BGC-823 cells were cultured on coverslips. Cells were fixed with 4% paraformaldehyde (Zsbio; Beijing, China) for 15 min, permeated with 0.3% TritonX-100 (Solarbio; Beijing, China) for 20 min, and blocked with 10% goat serum (Zsbio; Beijing, China) for 30 min. Next, the cells were incubated with the primary antibodies against anti-Nrf2 (1:100; ab62352; Abcam, Cambridge, MA, USA), anti-HO-1 (1:100; ab13248; Abcam, Cambridge, MA, USA), and anti-VEGF (1:200; ab46152; Abcam, Cambridge, MA, USA) overnight at 4°C, and secondary antibodies at room temperature for 30 min. Cells were mounted on the slides with fluorescent mounting medium containing 4ʹ,6-diamidino-2-phenylindole (Zsbio; Beijing, China). The images were captured by fluorescence microscopy and analyzed using the Image-Pro Plus software (Media Cybernetics, Rockville, MD, USA). The MOD was used to assess the expression levels.
Total proteins were isolated through the whole cell lysis assay (KeyGEN, Nanjing, Jiangsu, China) according to the instructions provided by the manufacturer. The protein concentration was determined using the bicinchoninic acid protein quantitation assay (KeyGEN, Nanjing, Jiangsu, China) according to the instructions provided by the manufacturer. Equal amounts of protein were separated by 10% sodium dodecyl sulfate-polyacrylamide gel electrophoresis and transferred onto polyvinylidene difluoride membranes (Millipore, Billerica, MA, USA). The membranes were blocked with 10% skim milk for 2 h at room temperature, and incubated with the primary antibodies against anti-Nrf2 (1:1000; ab62352; Abcam, Cambridge, MA, USA), anti-HO-1 (1:500; ab13248; Abcam, Cambridge, MA, USA), anti-VEGF (1:500; ab46152; Abcam, Cambridge, MA, USA), anti-β-Tubulin (1:1000; Cwbio, Beijing, China), and anti-GAPDH (1:1000; Cwbio, Beijing, China) overnight at 4°C. Next, the membranes were incubated with horseradish peroxidase-conjugated secondary antibodies (1:5000; Cwbio, Beijing, China) at room temperature for 2 h. An enhanced chemiluminescence (ApplyGen, Beijing, China) reagent was applied as a chromogenic substrate for 1 min, and the proteins were visualized with an Amersham Imager 600 instrument (GE Healthcare, Little Chalfont, UK). Grayscale analysis was performed with the ImageJ software (National Institutes of Health, Bethesda, MD, USA), and the target/internal grey scale value indicates the relative expression of the protein.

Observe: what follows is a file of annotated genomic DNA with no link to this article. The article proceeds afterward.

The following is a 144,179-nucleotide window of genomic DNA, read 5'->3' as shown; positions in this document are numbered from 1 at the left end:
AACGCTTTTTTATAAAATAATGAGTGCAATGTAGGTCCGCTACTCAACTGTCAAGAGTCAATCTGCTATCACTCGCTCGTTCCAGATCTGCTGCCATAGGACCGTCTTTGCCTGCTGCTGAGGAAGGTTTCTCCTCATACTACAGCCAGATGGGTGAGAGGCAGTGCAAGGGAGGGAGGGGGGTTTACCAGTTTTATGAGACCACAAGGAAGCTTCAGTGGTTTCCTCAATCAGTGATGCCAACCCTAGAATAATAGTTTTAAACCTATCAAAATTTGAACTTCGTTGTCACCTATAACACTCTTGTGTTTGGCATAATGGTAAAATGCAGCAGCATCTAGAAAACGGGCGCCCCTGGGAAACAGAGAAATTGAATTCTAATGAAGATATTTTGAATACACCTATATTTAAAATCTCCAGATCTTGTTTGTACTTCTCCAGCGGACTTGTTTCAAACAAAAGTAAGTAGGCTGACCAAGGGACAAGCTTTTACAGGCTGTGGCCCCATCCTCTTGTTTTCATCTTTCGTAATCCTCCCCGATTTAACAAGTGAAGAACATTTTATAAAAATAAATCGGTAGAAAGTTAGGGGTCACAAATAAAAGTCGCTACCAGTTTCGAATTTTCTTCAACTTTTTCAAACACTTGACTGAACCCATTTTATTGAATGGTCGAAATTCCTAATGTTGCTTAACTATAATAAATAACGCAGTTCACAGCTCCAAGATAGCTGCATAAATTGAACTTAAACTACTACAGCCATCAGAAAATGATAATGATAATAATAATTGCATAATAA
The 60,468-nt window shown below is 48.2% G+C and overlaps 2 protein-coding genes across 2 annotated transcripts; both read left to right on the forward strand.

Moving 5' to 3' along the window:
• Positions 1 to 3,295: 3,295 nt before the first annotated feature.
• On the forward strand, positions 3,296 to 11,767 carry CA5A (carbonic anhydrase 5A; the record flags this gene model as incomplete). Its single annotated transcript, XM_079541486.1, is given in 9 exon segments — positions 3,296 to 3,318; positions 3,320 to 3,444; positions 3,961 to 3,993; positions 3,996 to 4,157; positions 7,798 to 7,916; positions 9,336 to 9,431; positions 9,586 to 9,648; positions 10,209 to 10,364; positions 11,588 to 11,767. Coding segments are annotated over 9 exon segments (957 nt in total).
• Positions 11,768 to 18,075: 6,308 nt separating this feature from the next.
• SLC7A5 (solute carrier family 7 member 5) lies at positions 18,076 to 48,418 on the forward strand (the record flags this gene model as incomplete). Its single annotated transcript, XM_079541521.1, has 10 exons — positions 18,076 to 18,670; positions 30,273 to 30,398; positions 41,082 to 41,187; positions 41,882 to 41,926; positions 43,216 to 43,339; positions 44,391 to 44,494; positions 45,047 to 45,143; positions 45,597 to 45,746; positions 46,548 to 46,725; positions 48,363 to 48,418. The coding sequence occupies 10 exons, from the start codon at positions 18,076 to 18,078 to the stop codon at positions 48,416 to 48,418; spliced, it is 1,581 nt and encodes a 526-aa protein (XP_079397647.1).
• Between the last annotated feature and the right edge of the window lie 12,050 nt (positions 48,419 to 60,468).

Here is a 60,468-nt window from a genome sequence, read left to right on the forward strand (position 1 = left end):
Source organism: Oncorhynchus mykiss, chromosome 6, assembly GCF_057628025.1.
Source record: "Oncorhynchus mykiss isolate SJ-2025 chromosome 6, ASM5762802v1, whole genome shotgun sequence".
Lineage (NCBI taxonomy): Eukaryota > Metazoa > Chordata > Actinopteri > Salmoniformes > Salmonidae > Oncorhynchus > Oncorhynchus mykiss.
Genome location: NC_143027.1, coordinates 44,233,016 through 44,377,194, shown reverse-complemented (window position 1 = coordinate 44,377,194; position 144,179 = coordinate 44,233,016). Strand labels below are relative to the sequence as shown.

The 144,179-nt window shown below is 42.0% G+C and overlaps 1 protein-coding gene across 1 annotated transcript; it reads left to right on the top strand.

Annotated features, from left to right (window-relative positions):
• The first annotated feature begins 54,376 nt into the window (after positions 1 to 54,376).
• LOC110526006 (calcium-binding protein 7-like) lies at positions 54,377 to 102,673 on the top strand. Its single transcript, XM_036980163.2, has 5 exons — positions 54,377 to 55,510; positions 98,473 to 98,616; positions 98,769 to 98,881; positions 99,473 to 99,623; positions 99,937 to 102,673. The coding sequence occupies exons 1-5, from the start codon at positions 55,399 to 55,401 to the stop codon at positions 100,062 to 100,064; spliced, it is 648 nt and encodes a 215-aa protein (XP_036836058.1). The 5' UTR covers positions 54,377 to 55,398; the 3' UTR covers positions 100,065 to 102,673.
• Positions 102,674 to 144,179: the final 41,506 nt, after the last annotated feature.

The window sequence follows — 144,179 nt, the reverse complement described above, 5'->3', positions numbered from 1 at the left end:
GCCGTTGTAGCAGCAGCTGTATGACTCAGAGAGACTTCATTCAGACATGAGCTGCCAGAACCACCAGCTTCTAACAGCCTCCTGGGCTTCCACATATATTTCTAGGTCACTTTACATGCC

Quantitative Polymerase Chain Reaction (qPCR)
Total RNA was isolated using the E.Z.N.A.™ Total RNA Kit I (Omega Bio-Tek, Norcross, GA, USA) according to the instructions provided by the manufacturer. Reverse transcription reaction and real time PCR were performed using the PrimeScript™ RT Master and TB Green™ Premix Ex Taq™, respectively according to the instructions provided by the manufacturer (TaKaRa, Kyoto, Japan). GAPDH was used as a loading control and the relative expression level of mRNA was calculated using the 2−ΔCT method. The primers of Nrf2, HO-1, VEGF, and GAPDH were synthesized by Sangon (Shanghai, China), and the primer sequences are as follows:
Nrf2, Forward: 5′-AACACAAGAGCCCCTGTGTGGC-3 ′,
HO-1, Forward: 5′-GGCCTCCCTGTACCACATCT-3′,
VEGF, Forward: 5′-GCCATCCAATCGAGACCCTG −3 ′,
Reverse: 5′-GGCACACAGGATGGCTTGAA −3′.
GAPDH, Forward: 5′-CAGGAGGCATTGCTGATGAT-3′,
Tube Formation Assay
The 96-well plates were coated with cold Matrigel (Corning, Bedford, MA, USA). After incubation for 1 h at 37°C and 5% CO2, HUVEC (2 × 104 cells/well) were seeded in Matrigel-coated wells to produce the following groups: Control; 0.1% DMSO; 40 nM BRU; 10 μM tBHQ. Five fields of view were randomly selected at 100× magnification. The ImageJ software (National Institutes of Health, Bethesda, MD, USA) was used to determine the number of tubes formed in each group.